TERENCE SMITH: What additional things does Israel want to see included?
SHIMON PERES: We would like first of all to distinguish between things that were agreed and were not implemented, and they should be implemented, and things that were not agreed we have to negotiate. So it must be a clear distinction. And then I think there is a list of confidence-building measures which names only what are the measures that Israel has to take without mentioning the measures the Palestinians have to take. So it must be more even-handed, more objective, more to the point where we stand on the negotiations.
TERENCE SMITH: The central point of it is to get a truce in place, and then to have a ceasefire for a month or more in order to create the conditions where these talks can resume, is that right?
SHIMON PERES: Well, if I can correct it, the ceasefire is not for a month. To have a cease-fire, and after several weeks to start the negotiations - the cease-fire will not stop them until we continue -- because you cannot negotiate under fire. The nature of negotiation is to offer compromises and concessions. And when people shoot at you, you cannot negotiate. We are telling the Palestinians, look, bullets will not unite us. Bombs will make our position tougher. Talks will open up and really reveal the extent to which we are ready to go in order to achieve peace.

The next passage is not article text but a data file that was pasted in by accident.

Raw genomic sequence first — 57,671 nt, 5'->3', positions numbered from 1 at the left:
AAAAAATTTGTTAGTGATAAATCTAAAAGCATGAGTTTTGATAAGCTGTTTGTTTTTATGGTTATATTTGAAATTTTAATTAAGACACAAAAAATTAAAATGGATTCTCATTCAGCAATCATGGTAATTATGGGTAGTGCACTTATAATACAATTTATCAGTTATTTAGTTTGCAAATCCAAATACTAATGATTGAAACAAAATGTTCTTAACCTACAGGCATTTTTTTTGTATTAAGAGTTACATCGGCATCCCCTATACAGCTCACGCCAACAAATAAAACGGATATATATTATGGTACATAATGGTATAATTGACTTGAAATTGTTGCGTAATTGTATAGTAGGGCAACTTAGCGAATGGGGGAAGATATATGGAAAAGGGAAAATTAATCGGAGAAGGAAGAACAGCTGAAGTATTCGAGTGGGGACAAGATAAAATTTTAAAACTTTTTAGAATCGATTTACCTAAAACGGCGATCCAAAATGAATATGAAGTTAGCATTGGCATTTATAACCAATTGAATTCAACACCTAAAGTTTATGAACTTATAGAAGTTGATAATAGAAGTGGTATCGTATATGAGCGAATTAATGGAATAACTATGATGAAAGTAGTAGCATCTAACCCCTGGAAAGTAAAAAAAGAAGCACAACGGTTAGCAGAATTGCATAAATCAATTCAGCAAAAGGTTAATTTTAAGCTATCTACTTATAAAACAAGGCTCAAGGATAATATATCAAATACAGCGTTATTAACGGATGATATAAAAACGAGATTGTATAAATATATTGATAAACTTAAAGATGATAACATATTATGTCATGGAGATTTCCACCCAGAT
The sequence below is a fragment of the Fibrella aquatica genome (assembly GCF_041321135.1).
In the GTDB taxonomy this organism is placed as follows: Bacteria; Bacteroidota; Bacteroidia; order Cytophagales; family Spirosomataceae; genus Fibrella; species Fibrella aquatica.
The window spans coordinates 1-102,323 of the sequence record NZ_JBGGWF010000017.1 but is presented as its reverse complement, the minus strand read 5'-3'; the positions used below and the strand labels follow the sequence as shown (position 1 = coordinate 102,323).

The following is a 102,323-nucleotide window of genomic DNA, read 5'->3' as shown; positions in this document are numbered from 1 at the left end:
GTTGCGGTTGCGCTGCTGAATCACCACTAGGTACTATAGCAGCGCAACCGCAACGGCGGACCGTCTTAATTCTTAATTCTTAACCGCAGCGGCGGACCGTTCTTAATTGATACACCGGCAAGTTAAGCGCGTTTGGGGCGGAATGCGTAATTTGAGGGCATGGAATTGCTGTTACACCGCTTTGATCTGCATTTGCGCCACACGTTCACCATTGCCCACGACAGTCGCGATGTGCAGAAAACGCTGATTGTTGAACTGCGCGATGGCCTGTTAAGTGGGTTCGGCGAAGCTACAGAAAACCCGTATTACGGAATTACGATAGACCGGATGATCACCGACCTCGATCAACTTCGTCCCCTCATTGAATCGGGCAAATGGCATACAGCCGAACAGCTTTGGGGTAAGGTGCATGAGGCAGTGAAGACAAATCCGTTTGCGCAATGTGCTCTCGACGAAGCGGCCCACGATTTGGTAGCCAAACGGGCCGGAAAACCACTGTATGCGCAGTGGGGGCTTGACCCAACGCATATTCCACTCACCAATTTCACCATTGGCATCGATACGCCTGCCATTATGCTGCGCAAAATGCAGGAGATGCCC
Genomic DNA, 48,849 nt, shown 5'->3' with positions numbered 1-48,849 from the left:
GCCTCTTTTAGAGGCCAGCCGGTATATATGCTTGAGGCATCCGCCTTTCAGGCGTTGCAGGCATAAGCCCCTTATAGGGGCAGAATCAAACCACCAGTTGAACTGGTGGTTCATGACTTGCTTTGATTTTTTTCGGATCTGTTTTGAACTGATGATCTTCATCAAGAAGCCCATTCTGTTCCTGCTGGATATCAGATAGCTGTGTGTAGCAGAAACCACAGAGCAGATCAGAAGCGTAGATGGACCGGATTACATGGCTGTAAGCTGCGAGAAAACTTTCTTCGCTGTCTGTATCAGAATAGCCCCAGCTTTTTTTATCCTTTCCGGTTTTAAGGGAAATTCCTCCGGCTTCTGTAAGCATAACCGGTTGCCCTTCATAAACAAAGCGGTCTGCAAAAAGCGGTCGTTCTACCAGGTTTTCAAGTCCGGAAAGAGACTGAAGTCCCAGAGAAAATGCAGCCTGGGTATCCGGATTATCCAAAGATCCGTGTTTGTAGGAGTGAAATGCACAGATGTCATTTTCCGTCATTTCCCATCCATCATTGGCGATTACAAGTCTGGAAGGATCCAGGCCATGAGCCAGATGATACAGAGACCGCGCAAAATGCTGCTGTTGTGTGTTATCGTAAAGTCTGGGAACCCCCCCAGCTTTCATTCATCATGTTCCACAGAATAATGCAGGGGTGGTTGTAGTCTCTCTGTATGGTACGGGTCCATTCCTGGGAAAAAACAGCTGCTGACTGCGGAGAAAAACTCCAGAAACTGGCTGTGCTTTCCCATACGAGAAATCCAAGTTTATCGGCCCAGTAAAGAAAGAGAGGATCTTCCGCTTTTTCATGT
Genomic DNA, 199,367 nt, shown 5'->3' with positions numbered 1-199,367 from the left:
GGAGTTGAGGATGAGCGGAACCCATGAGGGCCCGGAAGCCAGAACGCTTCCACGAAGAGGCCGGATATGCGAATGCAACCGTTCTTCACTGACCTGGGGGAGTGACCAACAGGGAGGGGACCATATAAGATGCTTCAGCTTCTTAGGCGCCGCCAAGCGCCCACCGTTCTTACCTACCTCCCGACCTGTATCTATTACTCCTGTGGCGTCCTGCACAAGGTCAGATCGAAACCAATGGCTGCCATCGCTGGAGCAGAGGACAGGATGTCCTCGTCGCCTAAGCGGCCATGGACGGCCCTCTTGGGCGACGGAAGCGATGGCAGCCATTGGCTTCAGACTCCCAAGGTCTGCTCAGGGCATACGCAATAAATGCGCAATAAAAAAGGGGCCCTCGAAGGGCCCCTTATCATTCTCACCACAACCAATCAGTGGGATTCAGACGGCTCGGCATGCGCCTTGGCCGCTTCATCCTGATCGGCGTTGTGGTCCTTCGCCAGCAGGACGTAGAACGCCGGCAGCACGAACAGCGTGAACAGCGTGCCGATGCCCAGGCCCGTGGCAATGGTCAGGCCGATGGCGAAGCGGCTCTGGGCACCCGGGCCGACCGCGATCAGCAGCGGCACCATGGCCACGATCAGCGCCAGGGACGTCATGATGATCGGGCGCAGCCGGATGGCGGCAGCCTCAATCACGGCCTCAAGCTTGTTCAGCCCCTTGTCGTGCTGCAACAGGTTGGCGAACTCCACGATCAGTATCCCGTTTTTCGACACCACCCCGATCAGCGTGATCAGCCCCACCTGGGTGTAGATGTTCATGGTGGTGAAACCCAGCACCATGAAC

TERENCE SMITH: So if the Palestinians are willing to go commit themselves to an ongoing cease-fire, a continuing cease-fire....
SHIMON PERES: For their own good as well.
TERENCE SMITH:... Then the negotiations can resume.
SHIMON PERES: Right.
TERENCE SMITH: And are you hopeful of that?
SHIMON PERES: The basis of the negotiations are so clear. You know, we have three signed agreements: Oslo, Wye Plantation and Sharmashaf....
TERENCE SMITH: These three agreements over the past several years?
SHIMON PERES: Exactly so. I think all of us invested so much in writing down the agreements and not enough in implementing them that we have more paper than reality. This time we would like to draw the necessary conclusion and put the emphasis on the implementation. Would those agreements be implemented, the whole situation would be different.
TERENCE SMITH: In fact as part of those agreements, Israel is obligated to a further withdrawal.